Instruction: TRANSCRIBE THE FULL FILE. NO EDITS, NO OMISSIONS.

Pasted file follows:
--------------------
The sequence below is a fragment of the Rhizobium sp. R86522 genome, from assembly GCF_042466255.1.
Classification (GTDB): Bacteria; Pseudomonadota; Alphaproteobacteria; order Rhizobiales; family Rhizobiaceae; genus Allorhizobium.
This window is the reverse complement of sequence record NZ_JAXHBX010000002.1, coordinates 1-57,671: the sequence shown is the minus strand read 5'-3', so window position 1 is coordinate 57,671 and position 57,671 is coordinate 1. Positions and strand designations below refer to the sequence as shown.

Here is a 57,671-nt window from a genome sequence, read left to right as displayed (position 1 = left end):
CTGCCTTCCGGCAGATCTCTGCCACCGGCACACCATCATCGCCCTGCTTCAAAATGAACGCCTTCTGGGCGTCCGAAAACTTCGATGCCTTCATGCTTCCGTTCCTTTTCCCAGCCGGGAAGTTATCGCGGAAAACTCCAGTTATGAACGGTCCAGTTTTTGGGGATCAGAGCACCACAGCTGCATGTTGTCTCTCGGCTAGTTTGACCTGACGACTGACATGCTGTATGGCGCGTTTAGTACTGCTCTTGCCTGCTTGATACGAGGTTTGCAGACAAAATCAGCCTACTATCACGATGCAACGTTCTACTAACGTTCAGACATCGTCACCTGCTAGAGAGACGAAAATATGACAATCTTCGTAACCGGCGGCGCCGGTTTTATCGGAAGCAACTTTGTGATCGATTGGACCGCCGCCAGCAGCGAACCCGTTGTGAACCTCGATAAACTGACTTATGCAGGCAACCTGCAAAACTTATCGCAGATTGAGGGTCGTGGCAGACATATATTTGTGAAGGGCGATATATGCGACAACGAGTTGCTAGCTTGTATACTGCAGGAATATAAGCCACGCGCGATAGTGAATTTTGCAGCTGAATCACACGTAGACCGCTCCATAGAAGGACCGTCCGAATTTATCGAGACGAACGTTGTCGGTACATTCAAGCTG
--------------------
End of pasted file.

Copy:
The sequence below is a fragment of the Rhizobium sp. R86522 genome, from assembly GCF_042466255.1.
Classification (GTDB): Bacteria; Pseudomonadota; Alphaproteobacteria; order Rhizobiales; family Rhizobiaceae; genus Allorhizobium.
This window is the reverse complement of sequence record NZ_JAXHBX010000002.1, coordinates 1-57,671: the sequence shown is the minus strand read 5'-3', so window position 1 is coordinate 57,671 and position 57,671 is coordinate 1. Positions and strand designations below refer to the sequence as shown.

Here is a 57,671-nt window from a genome sequence, read left to right as displayed (position 1 = left end):
CTGCCTTCCGGCAGATCTCTGCCACCGGCACACCATCATCGCCCTGCTTCAAAATGAACGCCTTCTGGGCGTCCGAAAACTTCGATGCCTTCATGCTTCCGTTCCTTTTCCCAGCCGGGAAGTTATCGCGGAAAACTCCAGTTATGAACGGTCCAGTTTTTGGGGATCAGAGCACCACAGCTGCATGTTGTCTCTCGGCTAGTTTGACCTGACGACTGACATGCTGTATGGCGCGTTTAGTACTGCTCTTGCCTGCTTGATACGAGGTTTGCAGACAAAATCAGCCTACTATCACGATGCAACGTTCTACTAACGTTCAGACATCGTCACCTGCTAGAGAGACGAAAATATGACAATCTTCGTAACCGGCGGCGCCGGTTTTATCGGAAGCAACTTTGTGATCGATTGGACCGCCGCCAGCAGCGAACCCGTTGTGAACCTCGATAAACTGACTTATGCAGGCAACCTGCAAAACTTATCGCAGATTGAGGGTCGTGGCAGACATATATTTGTGAAGGGCGATATATGCGACAACGAGTTGCTAGCTTGTATACTGCAGGAATATAAGCCACGCGCGATAGTGAATTTTGCAGCTGAATCACACGTAGACCGCTCCATAGAAGGACCGTCCGAATTTATCGAGACGAACGTTGTCGGTACATTCAAGCTG